Many first-time cruisers have questions about the safety of drinking water on a cruise ship.

Can you drink the water from the faucets in your stateroom? Is it safe to brush your teeth with the sink water? The simple answer is YES, it is safe to drink tap water on a cruise ship.

In fact, all of the potable (drinking) water onboard a cruise ship must meet or exceed the U.S. Public Health Service Standards for Safe Drinking Water. This means that the water onboard is held to the same standards as the tap water in major U.S. cities.

Cruise ships get their water from a variety of sources, including onboard desalination plants, port city water supplies, and tankers. The water is treated and filtered before it’s used onboard, and it’s regularly tested to ensure that it meets international safety standards. In short, the water on a cruise ship is safe to drink.

Of course, some people prefer not to drink tap water no matter where they are. If that’s the case, you can always request bottled water from your room steward or in the dining room. Most cruise lines also have water fountains where you can fill up your own bottle.

Most cruise ships have bottled water available for purchase, and many have ice machines and self-serve soda and juice dispensers that passengers can use for free. There are also usually coffee and tea stations set up around the ship where you can get hot beverages 24 hours a day.

Can You bring water on a cruise?

It is not generally recommended that you bring your own water on a cruise, as many cruise lines have strict policies regarding bringing outside food or beverages onboard. However, if you are concerned about the safety of drinking tap water on a cruise ship, you may wish to bring bottled water with you for peace of mind.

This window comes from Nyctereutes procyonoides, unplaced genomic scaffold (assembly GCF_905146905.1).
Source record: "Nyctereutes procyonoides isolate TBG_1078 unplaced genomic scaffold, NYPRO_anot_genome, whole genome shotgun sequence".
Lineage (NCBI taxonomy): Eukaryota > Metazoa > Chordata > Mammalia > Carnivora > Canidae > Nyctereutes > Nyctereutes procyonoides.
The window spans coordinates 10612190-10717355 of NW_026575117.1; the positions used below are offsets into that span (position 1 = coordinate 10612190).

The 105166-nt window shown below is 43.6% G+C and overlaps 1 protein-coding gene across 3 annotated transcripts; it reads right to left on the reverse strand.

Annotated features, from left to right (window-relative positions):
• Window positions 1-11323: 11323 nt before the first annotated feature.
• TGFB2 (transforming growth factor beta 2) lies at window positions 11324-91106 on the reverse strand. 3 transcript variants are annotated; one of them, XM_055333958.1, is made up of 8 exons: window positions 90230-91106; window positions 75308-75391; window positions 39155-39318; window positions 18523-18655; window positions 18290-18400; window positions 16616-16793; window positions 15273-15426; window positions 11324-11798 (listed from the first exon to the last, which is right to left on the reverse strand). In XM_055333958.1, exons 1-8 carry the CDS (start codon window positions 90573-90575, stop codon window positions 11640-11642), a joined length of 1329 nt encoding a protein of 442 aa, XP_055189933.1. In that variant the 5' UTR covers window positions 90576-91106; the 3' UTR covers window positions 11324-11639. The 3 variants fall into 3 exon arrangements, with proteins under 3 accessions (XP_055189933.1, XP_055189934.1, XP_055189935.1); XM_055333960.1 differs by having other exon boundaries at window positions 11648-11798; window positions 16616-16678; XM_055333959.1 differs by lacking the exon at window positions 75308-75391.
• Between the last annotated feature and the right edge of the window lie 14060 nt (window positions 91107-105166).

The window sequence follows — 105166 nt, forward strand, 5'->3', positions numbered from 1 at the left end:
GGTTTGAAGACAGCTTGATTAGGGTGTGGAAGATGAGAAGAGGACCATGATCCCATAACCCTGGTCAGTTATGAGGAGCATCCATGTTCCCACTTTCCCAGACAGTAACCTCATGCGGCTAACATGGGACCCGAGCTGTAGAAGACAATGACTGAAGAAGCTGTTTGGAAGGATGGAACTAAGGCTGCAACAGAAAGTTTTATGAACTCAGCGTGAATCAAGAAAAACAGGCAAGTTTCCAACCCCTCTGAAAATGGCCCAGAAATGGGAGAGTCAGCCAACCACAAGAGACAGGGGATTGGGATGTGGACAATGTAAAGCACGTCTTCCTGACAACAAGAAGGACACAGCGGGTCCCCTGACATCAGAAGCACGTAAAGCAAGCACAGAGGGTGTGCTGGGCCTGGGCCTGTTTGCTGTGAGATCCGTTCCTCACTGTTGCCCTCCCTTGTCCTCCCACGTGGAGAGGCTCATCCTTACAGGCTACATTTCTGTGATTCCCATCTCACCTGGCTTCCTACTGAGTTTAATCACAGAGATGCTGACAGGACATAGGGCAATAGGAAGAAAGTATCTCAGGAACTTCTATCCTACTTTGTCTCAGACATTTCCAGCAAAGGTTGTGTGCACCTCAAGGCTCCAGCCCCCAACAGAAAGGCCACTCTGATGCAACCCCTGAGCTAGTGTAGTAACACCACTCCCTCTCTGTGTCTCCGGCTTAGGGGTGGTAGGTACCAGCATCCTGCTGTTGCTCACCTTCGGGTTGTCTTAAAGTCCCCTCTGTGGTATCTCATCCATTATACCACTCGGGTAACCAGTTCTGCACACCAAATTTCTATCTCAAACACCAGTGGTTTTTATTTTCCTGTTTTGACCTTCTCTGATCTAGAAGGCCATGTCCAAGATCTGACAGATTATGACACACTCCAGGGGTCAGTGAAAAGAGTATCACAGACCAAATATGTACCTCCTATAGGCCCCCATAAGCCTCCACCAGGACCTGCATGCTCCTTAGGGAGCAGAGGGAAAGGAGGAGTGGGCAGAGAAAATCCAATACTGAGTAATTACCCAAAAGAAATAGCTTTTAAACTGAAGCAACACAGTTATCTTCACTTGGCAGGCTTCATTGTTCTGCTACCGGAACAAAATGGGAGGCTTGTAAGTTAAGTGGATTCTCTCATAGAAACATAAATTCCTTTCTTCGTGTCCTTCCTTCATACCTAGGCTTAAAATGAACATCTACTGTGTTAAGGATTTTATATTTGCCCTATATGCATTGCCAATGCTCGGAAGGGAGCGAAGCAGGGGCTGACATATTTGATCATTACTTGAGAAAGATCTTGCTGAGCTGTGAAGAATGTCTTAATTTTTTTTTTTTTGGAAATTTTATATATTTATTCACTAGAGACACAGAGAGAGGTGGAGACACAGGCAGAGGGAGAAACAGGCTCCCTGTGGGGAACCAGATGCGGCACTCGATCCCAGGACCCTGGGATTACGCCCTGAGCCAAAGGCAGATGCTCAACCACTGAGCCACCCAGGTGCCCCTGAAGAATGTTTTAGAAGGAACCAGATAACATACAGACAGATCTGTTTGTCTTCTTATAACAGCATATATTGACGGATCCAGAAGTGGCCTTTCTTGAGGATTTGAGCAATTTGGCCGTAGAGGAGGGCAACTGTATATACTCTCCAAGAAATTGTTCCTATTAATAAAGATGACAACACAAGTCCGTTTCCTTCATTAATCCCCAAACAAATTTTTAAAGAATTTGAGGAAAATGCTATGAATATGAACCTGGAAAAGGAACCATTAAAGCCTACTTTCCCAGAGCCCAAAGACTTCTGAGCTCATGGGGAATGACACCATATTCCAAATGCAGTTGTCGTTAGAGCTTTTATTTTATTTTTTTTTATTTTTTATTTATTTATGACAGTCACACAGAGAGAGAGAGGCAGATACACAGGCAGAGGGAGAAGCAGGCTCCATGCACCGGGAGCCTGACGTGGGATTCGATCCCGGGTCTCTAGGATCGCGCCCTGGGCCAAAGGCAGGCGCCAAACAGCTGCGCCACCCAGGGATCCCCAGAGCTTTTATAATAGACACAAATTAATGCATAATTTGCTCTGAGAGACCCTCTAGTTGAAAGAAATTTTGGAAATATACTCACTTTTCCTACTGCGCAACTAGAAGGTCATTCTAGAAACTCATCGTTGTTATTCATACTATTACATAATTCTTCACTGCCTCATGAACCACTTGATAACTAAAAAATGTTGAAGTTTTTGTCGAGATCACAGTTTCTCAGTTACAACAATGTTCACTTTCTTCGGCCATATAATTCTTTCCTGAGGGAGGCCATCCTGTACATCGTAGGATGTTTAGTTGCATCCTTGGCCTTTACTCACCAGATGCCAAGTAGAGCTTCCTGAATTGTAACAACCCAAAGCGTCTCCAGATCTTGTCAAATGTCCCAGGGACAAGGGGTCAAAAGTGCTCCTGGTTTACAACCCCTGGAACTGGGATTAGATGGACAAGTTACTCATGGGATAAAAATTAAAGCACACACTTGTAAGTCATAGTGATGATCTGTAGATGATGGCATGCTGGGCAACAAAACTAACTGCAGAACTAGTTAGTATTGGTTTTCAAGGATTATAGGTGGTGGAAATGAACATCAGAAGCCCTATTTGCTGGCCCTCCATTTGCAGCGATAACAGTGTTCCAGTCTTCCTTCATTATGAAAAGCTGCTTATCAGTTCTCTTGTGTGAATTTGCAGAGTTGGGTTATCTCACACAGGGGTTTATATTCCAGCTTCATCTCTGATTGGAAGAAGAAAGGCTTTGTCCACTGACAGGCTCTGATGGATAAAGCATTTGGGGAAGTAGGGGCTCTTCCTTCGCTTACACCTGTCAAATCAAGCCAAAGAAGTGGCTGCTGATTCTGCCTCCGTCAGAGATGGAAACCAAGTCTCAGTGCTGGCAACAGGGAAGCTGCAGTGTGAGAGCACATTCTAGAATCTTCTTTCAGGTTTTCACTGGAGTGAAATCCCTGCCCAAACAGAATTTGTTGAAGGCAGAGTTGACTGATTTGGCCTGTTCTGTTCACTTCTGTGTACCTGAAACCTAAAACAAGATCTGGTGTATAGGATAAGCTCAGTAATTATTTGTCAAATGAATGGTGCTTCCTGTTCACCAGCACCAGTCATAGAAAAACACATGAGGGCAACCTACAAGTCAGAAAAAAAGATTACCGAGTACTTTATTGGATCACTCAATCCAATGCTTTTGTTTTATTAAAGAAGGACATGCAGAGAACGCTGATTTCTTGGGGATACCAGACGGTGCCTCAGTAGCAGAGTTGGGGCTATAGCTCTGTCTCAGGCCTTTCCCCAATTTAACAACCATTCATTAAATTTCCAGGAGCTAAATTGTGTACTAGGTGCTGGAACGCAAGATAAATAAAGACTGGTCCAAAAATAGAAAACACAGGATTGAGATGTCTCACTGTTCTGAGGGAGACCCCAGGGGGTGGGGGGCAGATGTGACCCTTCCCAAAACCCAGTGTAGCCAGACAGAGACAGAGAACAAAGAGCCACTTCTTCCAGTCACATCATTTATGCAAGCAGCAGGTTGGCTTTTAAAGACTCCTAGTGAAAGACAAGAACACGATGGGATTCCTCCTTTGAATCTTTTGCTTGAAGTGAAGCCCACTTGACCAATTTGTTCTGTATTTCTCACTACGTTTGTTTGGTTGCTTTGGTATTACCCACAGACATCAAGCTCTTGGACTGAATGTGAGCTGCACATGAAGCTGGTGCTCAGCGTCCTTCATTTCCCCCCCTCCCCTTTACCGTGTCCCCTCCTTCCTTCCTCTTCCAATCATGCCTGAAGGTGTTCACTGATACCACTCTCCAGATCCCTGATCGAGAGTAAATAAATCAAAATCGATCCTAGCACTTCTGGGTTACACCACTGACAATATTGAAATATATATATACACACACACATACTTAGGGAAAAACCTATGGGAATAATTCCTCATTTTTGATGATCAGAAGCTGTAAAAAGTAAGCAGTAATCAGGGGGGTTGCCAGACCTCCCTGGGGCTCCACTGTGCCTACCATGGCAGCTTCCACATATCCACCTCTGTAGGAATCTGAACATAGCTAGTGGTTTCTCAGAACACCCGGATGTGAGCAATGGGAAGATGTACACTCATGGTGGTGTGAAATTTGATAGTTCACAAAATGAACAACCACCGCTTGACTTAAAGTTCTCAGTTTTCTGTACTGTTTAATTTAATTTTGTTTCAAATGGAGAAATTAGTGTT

Most cruise ships limit non-alcoholic beverages to 12 (17 oz.) standard cans, bottles, or cartons per stateroom. Milk and distilled water for infant, medical, or dietary needs are also typically allowed.

Some cruise lines may also allow you to bring a limited amount of sealed, unopened food items with you onboard, such as snacks or individual-sized meals from home. Before your trip, you should check the policies of your specific cruise line before bringing outside food or water on your trip.

Despite the fact that tap water on cruise ships is safe to drink, it’s still a good idea to be mindful of what you’re consuming. Staying well-hydrated throughout your cruise can help prevent travel-related illnesses like sea sickness or dehydration.

Can you walk around a cruise ship with a drink?

Yes, you can usually walk around a cruise ship with a drink in hand, as long as you’re not causing any disturbance or interfering with other passengers’ enjoyment of the ship.

Certain areas of the ship such as casinos and dining rooms may have beverage policies that differ from those on the rest of the vessel. Before bringing any drinks into these areas, you should check the posted signage or ask a crew member to see what types of beverages are allowed.

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Cruise ships are typically considered to be very social and relaxed environments, where passengers can enjoy themselves with a drink in hand. So if you happen to be enjoying a drink with friends and family, make sure that you follow any posted guidelines or crew instructions to ensure that you have a safe and enjoyable cruise experience.

Final Thoughts

Drinking water on a cruise ship is perfectly safe – in fact, it’s held to even higher standards than tap water in many major cities in the U.S.

With that said, if you’re still not comfortable drinking sink water while on vacation, there are plenty of other options for staying hydrated, like bottled water, ice machines, self-serve soda and juice dispensers, coffee and tea stations, and more.

Whether you’re simply looking to relax and enjoy a drink, there are plenty of options for doing so on a cruise ship.

So enjoy your cruise and don’t forget to stay hydrated.

Bon voyage!

About the author

I started working as a quality control manager with the Water Authority of Nassau County in 2005. After a few years, I moved into Water Waste Prevention, where I currently work as the production supervisor. I love my job and the people I work with, but most of all I love spending time with my family.